“Hello Somebody!”: Nina Turner Rematches Shontel Brown for OH-11

Nina Turner, a former Ohio State Senator, announced last month that she will challenge incumbent Rep. Shontel Brown to a rematch in the Democratic primary for Ohio’s 11th Congressional District.  

Brown emerged victorious over Turner in the special election to fill the vacant seat of former Rep. Marcia Fudge, the current Secretary of Housing and Urban Development under President Biden.  

A long-time liberal activist, Turner hopes to differentiate herself from Brown, who Turner claims has not advocated effectively for constituents. 

 “The environment by which change needs to happen has not really percolated at this moment,” Turner told NBC about her decision to run again. “I think that it’s one thing for somebody to go and to vote the right way. But Greater Cleveland needs a fighter, and that’s what I am.” 

Photo courtesy of Nina Turner

Meanwhile, Brown hopes to run on her legislative accomplishments, including the Bipartisan Infrastructure Law.  

“I was proud to support the Infrastructure Investment and Jobs Act less than 48 hours after being sworn into Congress,” Brown wrote in a Cleveland.com op-ed. “Days later, President Joe Biden signed the bill into law, delivering the largest investment in infrastructure in generations.” 

Some Baldwin Wallace students consider the infrastructure bill to be a significant accomplishment. Junior Abby Rudolph spoke positively about the bill and what it will do for Ohioans.  

“I was pleased to hear that Congresswoman Brown supported the Bipartisan Infrastructure Law…” Rudolph said. “[It] will aid in the clean-up of the Great Lakes Region, which is fantastic news for the Cleveland area.” 

In addition to boasting her voting record while in office, Brown has received the endorsements of several key Democratic leaders. One of those endorsements came just last week by another fresh face in town, Cleveland Mayor Justin Bibb. Bibb’s endorsement of Brown came just months after Turner had endorsed Bibb in his mayoral race, and it has been interpreted as a sign of allegiance to the party’s moderate wing.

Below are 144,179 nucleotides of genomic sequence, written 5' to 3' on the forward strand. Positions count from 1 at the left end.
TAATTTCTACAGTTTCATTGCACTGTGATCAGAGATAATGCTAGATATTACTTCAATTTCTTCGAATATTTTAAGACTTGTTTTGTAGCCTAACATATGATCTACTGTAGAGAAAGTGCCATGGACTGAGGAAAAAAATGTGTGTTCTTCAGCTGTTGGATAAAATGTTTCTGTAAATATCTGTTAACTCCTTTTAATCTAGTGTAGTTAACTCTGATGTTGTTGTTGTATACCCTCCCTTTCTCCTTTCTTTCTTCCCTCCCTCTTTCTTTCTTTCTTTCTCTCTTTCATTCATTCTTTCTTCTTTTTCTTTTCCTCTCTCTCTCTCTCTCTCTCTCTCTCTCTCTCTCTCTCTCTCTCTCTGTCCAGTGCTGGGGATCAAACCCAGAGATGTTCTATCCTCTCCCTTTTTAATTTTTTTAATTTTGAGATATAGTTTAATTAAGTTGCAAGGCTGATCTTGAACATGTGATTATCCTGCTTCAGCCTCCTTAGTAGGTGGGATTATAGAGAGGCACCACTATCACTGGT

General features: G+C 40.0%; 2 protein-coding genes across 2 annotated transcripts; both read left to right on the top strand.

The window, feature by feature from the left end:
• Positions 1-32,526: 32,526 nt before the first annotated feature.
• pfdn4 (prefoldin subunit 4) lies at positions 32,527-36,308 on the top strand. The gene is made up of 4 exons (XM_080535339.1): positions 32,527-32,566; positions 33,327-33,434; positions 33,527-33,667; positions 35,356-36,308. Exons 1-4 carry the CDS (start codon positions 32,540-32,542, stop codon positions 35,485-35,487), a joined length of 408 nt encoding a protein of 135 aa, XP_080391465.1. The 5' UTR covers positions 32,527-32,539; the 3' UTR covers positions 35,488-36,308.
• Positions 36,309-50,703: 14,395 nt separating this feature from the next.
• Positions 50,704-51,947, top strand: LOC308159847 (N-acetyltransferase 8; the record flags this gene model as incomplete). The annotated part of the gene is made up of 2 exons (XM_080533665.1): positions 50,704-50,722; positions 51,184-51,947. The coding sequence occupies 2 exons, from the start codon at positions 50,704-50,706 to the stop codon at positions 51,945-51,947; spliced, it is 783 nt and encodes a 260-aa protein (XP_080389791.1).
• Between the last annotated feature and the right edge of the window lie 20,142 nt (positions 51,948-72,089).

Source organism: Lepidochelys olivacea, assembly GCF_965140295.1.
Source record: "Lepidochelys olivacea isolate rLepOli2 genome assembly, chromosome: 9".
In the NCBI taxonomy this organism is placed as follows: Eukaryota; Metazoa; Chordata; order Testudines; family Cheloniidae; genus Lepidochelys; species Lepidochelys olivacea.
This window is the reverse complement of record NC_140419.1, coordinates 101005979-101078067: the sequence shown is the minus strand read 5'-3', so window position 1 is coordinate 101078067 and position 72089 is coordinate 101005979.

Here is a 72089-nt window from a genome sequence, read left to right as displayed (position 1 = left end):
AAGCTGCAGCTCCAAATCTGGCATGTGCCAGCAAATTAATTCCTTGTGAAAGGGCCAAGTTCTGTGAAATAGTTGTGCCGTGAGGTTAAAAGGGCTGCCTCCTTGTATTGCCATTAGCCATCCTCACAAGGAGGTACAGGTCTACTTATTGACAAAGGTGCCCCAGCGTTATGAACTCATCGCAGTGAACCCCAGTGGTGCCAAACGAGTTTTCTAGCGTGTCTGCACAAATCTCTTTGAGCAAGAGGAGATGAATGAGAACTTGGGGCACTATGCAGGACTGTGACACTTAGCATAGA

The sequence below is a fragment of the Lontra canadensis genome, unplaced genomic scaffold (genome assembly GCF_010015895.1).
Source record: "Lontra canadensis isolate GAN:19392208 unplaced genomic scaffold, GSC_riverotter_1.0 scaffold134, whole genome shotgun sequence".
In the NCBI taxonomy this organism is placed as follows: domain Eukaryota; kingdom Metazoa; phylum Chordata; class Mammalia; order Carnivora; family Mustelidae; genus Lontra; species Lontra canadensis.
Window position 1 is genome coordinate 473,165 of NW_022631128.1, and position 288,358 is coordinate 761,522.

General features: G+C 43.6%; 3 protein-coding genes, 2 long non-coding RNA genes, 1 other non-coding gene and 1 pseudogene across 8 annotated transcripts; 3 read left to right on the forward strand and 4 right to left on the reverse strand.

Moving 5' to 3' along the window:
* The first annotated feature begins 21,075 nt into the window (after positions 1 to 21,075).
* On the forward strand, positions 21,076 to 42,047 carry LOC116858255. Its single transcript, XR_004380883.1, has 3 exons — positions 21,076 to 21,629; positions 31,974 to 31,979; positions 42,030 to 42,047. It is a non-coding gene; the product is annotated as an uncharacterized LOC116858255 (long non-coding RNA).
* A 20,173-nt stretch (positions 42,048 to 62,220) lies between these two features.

Camille Ross, a Baldwin Wallace alumni, was disappointed in Bibb’s chosen candidate. 

 “I canvassed and volunteered for Senator Turner’s campaign the first time around,” Ross said. “And I am disappointed Mayor Bibb endorsed Shontel Brown for 2022.” 

Both candidates have extensive plans to address gun violence, racial injustice, poverty, environmental justice, and the ongoing COVID-19 Pandemic, issues of great concern to the residents of the 11th District. 

Turner was endorsed by politicians like Sen. Bernie Sanders (I-VT) and Rep. Alexandria-Ocasio Cortez (D-NY) and aligned herself with the more left-leaning wing of the Democratic party.  Turner has advocated for policies like Medicare For All, a federal minimum wage of $15 per hour, and free public college. 

Brown, a moderate Democrat, advocated for policies like a public option for healthcare, free public college for families making under $125,000, and partial student loan debt cancellation. Brown also secured the endorsements of high-profile Democrats like Rep. Jim Clyburn, a Democrat from South Carolina, Former Secretary of State Hillary Clinton, as well as the Congressional Black Caucus. 

Brown also received $203,000 from the Democratic Majority For Israel PAC, which also spent $738,000 against Nina Turner. In her concession speech in August, Turner blamed super PACs fueled by dark money for her loss.  

We didn’t lose this race…” she said, “…the evil money manipulated and maligned this election.” 

Kayne Spieker, a senior at Baldwin Wallace, is supporting Turner in the race. 

 “I think Nina Turner will be better for college students,” Spieker said. “I believe Turner will benefit college students and education in our district. Nina Turner supports free public college and canceling student debt, and this just doesn’t seem to be a priority for Shontel Brown.” 

The Democratic primary between Brown and Turner is set for May. The winner of the rematch will proceed to the general election in Nov. and will have a significant advantage over the Republican nominee, as Ohio District 11 is a Democratic stronghold.